Major Arthur Bingham Crabbe


Arthur Bingham Crabbe of Grand Avenue Mansions, Hove, Sussex, was born on 4 April 1857 at Streatham, London, son of stockbroker Edward Crabbe and actress Louisa Ruth Crabbe (nee Herbert).

Initially commissioned as a 2nd lieutenant in the 41st Regiment of Foot, on 15 January 1879 he transferred to the 3rd (King's Own) Hussars. He was promoted to lieutenant on 1 July 1881, captain on 9 March 1886, and became adjutant to the regiment later that year. During this period he had served as a volunteer in the 6th Inniskilling Dragoons in the first Boer War of 1881, and with the 19th Hussars in the Egyptian War of 1882, being present at the Battle of Tel-el-Kebir.

He transferred to the 8th Hussars before retiring, and was then appointed captain (retired pay) in the 4th Battalion, Royal Irish Rifles.

In 1896-97 he was involved in a high profile legal case of breach of promise, the plaintiff being Miss Mabel Duncan, an "exceedingly pretty" young actress related on her mother's side to the Earl of Bredalbane and the Earl of Lauderdale, according to the press at the time.

During the Boer War Crabbe served in the 16th (Worcestershire) Company of the 5th Battalion, Imperial Yeomanry. He took part in operations in the Orange Free State from April to May 1900, in the Orange River Colony from May to July 1900,  in the Transvaal from July to September 1900 and in the Cape Colony in 1900. He was mentioned in despatches.

Crabbe became captain and acting adjutant in the Worcestershire (Queen's Own Worcestershire Hussars) Yeomanry on 7 May 1902. On 10 August 1909 he was promoted to major. He remained with the regiment until around 1913.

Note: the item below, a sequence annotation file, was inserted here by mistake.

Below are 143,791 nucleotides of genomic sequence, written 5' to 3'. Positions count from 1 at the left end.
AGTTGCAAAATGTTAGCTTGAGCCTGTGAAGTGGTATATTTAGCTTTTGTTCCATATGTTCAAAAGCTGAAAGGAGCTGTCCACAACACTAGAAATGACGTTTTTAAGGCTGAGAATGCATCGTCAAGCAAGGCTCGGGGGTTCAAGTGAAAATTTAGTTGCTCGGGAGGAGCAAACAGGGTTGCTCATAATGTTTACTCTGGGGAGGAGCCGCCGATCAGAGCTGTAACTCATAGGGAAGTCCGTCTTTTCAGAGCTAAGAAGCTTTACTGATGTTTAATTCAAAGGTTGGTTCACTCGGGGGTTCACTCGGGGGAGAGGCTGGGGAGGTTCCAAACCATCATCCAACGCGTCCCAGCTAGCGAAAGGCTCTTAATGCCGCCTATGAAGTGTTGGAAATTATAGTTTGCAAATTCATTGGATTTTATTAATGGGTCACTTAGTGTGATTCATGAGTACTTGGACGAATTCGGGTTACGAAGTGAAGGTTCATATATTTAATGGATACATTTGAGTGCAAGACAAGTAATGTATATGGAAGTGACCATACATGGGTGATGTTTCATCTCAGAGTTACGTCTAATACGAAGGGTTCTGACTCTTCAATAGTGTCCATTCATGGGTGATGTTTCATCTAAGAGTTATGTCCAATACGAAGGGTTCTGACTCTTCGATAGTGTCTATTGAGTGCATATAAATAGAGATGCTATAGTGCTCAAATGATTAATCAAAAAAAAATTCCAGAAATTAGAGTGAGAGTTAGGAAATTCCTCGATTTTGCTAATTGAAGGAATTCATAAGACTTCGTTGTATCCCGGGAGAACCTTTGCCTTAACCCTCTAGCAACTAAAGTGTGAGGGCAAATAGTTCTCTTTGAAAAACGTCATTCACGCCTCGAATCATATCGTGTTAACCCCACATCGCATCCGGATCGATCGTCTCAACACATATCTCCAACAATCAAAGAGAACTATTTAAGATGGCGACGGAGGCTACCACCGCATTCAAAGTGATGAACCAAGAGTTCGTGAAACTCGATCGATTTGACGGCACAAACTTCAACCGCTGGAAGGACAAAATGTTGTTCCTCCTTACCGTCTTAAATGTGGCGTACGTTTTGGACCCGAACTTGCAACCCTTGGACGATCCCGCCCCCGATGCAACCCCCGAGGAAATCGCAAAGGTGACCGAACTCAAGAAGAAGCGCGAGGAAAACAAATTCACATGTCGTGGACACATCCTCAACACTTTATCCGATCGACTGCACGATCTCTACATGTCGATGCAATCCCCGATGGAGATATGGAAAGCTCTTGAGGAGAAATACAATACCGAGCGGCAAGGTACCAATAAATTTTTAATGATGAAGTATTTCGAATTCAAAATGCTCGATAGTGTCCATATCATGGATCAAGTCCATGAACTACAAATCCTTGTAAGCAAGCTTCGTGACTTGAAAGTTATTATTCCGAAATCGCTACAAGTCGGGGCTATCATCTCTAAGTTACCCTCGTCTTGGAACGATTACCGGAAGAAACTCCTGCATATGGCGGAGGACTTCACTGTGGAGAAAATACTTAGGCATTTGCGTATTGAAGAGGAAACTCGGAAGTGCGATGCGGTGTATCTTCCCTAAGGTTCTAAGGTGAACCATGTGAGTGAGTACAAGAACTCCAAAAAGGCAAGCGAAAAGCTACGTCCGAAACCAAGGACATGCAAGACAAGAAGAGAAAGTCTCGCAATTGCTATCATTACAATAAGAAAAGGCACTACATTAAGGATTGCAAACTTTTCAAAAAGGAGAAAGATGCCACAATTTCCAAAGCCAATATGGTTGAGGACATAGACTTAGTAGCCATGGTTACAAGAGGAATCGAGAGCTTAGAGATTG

On 15 January 1916 Crabbe was appointed major (retired pay) in the North Irish Horse. He was aged 58 at the time. He remained with the regiment at Antrim throughout the war, commanding one of the three reserve squadrons there.

He relinquished his commission on 6 June 1919.

A letter written by Major Crabbe to a friend in England gives an interesting insight into the state of affairs at the Antrim depot of the regiment in the latter part of 1917:

My dear (Van?)

Many thanks for your letter forwarded here from Brighton. I have been here for two years with two visits to France & am here now I expect "for the duration". My boy is 2nd Lt in 3rd Hussars & has been out in France since last Jan. I saw him there & he was the smartest (..?..) in the whole continent of Europe. I can't imagine why they made Chaloner a peer – I consider it most unnecessary. There would have been (some use?) if they had made his brother one. Goring has been commanding our second regiment in France but they have been dismounted & I believe he has gone home.

I saw Peckham & Forester in London in (?) & D(?)nay, Taber & Hamilton are with the 2nd Res: Cav: at the Curragh.

This is a most putrid place & I shall be glad to be out of it for good. I think I have only been in Brighton twice in the last 2 years. I am sick to death of the war & everything connected with it. We used to have a very fine lot of men but now we get mostly Irish conscripted in England, mostly papisties & most infernal ruffians. I had 80 in a batch the other day but I have made 40 desert to hope to make the other 40 go pretty soon. I should love to meet your little friend & hope I may.

Ever yours
A. Bingham Crabbe



The 'boy' referred to in Crabbe's letter was his son, Hubert Lyon Bingham Crabbe. Born on 29 January 1898, he had applied for a commission in the North Irish Horse soon after his 18th birthday. Instead, he was appointed a 2nd lieutenant in the 3rd (King's Own) Hussars (Special Reserve). He joined his regiment in France on 29 March 1917. He later transferred to the RAF as an observation officer and after a period of training was posted to No.57 Squadron at Le Quesnoy in May 1918. Within days he was killed in action while on a photographic mission in his aircraft, a DH4.


Letter sourced from the National Library of Ireland -